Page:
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civility, critical caring pedagogy, incivility, nursing education, nursing learning environments



  1. Ackerman-Barger, Kupiri PhD, RN, CNE, FAAN
  2. Dickinson, Jane K. RN, PhD, CDCES
  3. Martin, Louisa D. MSNA, CRNA


Background: Incivility in nursing education imperils the well-being of both faculty and students, is damaging to professional relationships, and hinders the exchange of knowledge in nursing learning environments. Because supportive, respectful learning environments foster students' ability to flourish and reach their highest potential, it is essential that open dialogue and relationship building in nursing education are as valued as content taught.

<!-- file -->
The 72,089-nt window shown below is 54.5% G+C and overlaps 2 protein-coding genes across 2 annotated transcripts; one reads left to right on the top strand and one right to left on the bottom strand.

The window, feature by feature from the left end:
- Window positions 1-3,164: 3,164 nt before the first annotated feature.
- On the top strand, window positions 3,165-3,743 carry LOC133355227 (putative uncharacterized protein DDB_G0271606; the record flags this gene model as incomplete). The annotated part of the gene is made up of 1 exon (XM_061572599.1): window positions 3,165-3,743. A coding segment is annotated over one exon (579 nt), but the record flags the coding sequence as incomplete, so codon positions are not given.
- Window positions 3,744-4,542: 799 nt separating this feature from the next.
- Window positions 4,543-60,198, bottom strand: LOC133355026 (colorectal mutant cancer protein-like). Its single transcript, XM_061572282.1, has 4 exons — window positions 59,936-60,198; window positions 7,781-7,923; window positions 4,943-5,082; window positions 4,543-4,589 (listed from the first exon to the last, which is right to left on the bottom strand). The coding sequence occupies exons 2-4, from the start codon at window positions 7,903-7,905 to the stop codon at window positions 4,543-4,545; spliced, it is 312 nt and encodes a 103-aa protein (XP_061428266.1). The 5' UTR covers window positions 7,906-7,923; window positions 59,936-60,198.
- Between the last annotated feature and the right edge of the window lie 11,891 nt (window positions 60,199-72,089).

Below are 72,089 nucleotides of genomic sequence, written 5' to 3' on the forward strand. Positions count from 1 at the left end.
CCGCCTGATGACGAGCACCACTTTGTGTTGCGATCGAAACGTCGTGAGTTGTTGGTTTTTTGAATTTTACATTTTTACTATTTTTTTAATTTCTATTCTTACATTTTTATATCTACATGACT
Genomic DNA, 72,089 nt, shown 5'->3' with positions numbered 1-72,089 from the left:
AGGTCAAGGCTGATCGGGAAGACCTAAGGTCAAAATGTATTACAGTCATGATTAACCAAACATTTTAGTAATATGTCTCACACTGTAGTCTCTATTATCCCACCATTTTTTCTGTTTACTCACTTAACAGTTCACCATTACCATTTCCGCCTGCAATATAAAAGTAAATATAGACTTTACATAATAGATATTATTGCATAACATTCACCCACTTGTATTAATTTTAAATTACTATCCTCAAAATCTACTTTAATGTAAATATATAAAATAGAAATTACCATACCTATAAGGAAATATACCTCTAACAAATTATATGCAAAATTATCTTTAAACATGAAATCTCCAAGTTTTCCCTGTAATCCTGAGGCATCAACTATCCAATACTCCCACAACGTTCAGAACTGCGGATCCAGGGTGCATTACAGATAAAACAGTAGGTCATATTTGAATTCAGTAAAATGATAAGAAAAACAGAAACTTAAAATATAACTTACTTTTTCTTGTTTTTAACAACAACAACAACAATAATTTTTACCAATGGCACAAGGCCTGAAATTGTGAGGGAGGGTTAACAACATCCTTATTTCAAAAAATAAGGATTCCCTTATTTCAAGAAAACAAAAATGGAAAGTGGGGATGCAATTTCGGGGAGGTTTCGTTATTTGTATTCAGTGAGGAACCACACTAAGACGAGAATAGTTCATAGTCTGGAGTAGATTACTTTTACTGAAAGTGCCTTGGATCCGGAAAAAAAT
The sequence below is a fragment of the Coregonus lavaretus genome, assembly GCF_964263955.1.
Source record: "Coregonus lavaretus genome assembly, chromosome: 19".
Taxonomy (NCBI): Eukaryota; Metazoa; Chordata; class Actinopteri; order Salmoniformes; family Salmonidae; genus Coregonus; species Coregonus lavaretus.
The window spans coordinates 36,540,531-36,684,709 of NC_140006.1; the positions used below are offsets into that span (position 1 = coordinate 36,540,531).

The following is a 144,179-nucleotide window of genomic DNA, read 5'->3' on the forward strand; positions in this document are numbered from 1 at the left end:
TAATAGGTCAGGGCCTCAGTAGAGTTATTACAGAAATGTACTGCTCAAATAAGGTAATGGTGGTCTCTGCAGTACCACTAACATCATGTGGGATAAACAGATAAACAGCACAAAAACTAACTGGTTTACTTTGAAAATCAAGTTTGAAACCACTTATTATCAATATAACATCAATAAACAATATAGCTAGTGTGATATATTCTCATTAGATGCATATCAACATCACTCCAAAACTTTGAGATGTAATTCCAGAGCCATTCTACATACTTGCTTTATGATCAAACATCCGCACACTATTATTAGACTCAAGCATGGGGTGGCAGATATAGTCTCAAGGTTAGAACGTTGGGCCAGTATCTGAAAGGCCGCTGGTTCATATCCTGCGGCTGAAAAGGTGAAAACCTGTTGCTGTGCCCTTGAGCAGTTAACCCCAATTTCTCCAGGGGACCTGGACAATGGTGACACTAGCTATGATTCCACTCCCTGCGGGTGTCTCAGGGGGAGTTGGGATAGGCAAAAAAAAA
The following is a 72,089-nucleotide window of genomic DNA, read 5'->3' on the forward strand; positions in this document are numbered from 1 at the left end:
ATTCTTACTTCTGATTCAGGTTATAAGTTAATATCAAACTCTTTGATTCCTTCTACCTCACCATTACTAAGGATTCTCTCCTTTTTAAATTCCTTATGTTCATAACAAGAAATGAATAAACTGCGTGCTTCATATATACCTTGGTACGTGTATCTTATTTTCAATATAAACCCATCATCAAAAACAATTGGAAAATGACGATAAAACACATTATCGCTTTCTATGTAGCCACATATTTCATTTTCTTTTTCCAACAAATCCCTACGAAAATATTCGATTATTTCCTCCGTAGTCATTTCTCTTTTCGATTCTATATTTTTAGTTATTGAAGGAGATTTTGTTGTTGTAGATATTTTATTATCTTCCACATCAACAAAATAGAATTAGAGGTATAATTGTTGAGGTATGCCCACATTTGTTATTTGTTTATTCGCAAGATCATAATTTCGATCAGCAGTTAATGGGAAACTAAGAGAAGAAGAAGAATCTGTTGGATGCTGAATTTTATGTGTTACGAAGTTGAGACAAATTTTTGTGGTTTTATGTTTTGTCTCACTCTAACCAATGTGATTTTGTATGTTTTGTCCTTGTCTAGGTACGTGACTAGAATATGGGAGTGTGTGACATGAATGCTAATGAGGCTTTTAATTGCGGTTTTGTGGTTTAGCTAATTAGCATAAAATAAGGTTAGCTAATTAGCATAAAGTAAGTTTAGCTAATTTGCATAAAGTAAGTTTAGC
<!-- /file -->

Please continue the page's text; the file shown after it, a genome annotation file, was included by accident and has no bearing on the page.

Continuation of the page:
Purpose: This study explored strategies for promoting a culture of civility in nursing learning environments.


Method: A 9-item survey was used to gather insights from nurses (n = 441) about how incivility could be managed or prevented in order to promote a culture of civility.


Results: The data revealed 2 major themes: personal action, and organization action.


Conclusion: Nursing faculty, students, and schools/programs can promote civility in nursing learning environments through establishing a power balance, effective communication, self-reflection, setting clear expectations early, and instituting consequences for violating a culture of civility.